Messier Catalog: A List Of Deep-Sky Objects

You may have encountered the words “Messier Objects” or “Messier Catalog” quite often if you read astronomy articles or listen to space podcasts regularly. If you have a keen interest in astrophotography, you may know that some deep-sky objects have a common name and a Messier number, such as the Orion Nebula (M42), the Roulette Galaxy (101) or even the Pleiades (M45). 

But what is the messier catalog? Who created it and what is its purpose? Let’s find out.

What is the messier catalog?

The messier catalog is an index of the different objects in the night sky that can be observed with a telescope, a pair of binoculars and sometimes with the naked eye. The list was created by the French astronomer Charles Messier, and was first published under the name “Catalogue des Nébuleuses et des Amas d’Étoiles.”

Astronomer Charles Messier

In essence, the messier catalog lists the most spectacular celestial objects that you can observe from your backyard. It classifies those deep sky objects into 5 categories: 

  1. Diffuse nebulae
  2. Planetary nebulae 
  3. Open clusters 
  4. Globular clusters
  5. Galaxies

There are a total of 110 entries in the catalog: 40 galaxies, 29 globular clusters, 27 open clusters, 6 diffuse nebulae, 4 planetary nebulae. The list also contains a few stand-alone objects: 1 supernova remnant, 1 asterism, 1 double star, and 1 Milky Way patch.

The very first Messier catalog was published in 1774 and contained a total of 45 items. It has gone through different versions over the years, and additional entries have been added to each new version. By 1781, the catalog had grown to 103 objects!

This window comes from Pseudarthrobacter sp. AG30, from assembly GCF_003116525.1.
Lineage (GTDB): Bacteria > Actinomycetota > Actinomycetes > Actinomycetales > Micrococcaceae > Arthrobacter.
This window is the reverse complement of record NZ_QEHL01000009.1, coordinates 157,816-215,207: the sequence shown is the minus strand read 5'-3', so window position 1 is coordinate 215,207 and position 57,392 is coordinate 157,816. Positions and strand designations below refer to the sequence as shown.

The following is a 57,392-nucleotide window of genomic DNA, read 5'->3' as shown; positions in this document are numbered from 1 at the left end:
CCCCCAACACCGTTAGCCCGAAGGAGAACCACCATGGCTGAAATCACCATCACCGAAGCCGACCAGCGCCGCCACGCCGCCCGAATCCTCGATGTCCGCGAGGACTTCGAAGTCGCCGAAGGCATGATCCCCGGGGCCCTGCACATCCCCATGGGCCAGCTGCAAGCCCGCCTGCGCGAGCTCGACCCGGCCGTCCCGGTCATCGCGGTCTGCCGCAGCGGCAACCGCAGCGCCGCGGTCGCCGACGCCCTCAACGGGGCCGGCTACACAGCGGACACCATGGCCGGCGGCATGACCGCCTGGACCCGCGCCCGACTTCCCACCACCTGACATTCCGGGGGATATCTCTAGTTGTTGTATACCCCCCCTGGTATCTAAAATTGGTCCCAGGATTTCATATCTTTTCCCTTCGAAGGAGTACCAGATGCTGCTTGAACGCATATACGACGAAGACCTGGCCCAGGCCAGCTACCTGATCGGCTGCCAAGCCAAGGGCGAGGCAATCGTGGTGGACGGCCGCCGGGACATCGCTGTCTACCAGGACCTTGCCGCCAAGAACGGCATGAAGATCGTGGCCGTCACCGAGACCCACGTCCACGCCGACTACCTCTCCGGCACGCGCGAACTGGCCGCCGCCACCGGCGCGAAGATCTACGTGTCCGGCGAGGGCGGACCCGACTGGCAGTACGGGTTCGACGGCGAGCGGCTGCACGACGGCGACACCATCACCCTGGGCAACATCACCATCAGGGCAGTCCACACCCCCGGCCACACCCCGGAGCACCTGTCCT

It is believed that 17 of these objects were actually discovered by Messier. What is incredible is that Charles discovered all of these objects with a small 100 mm (4-inch) refractor telescope. Nowadays, a 4-inch telescope is classified as an entry-level telescope…

What is its purpose?

Charles concentrated on searching for comets and, while obsessively observing the night sky, he naturally came across many other celestial objects. So he decided to catalogue them in order to differentiate them from the comets he was looking for. The primary purpose of the catalogue was simply to make a note of these deep sky objects so that they would not be confused with comets, which is what Messier just wanted to discover.

A few centuries later, the catalog became a reference for many professional and amateur astronomers. The list is particularly popular with astrophotographers who often engage in a “messier marathon”, where they try to photograph the best possible image of each messier object.

List of Messier Objects

The table below contains all the celestial objects recorded in the messier catalog so far. This can be a useful tool for planning your deep sky observation. Below are the column descriptions:

  1. M: Messier object number in the catalog.
  2. NGC: The object’s number in the New General Catalog.
  3. Type: The object classification.
  4. Cons: The constellation in which the object can be found.
  5. RA: Right ascension in hours and minutes.
  6. Dec: Declination in degrees and minutes
  7. Mag: Apparent magnitude.
  8. Size: Angular size in arc-minutes.
  9. Dist: Distance from us in light-years.
  10. Viewing season: Best season for observing this object.
  11. Viewing difficulty: How hard or easy it is to observe this object with a medium-range telescope.

You can download this table as a CSV file or Excel sheet here.

MNGCTYPECONSRADECMAGSIZEDIST (ly)VIEWING SEASONVIEWING DIFFICULTY
M1NGC 1952 Crab NebulaSupernova RemnantTaurus5h 34.5m+22°18.46.0x4.06,300WinterModerate
M2NGC 7089Globular ClusterAquarius21h 33.5m-0°496.512.937500”AutumnEasy
M3NGC 5272Globular ClusterCanes Venatici13h 42.2m+28°236.216.233,900SpringEasy
M4NGC 6121Globular ClusterScorpius16h 23.6m-26°325.626.37,200SummerHard
M5NGC 5904Globular ClusterSerpens Caput15h 18.6m+2°55.617.424,500SummerVery Easy
M6NGC 6405 Butterfly ClusterOpen ClusterScorpius17h 40.1m-32°135.3252,000SummerEasy
M7NGC 6475 Ptolemy¹s ClusterOpen ClusterScorpius17h 53.9m-34°494.180800SummerEasy
M8NGC 6523 Lagoon NebulaDiffuse NebulaSagittarius18h 3.8m-24°23690x405,200SummerModerate
M9NGC 6333Globular ClusterOphiucus17h 19.2m-18°317.79.326,700SummerModerate
M10NGC 6254Globular ClusterOphiucus16h 57.1m-4°66.615.114,400SummerModerate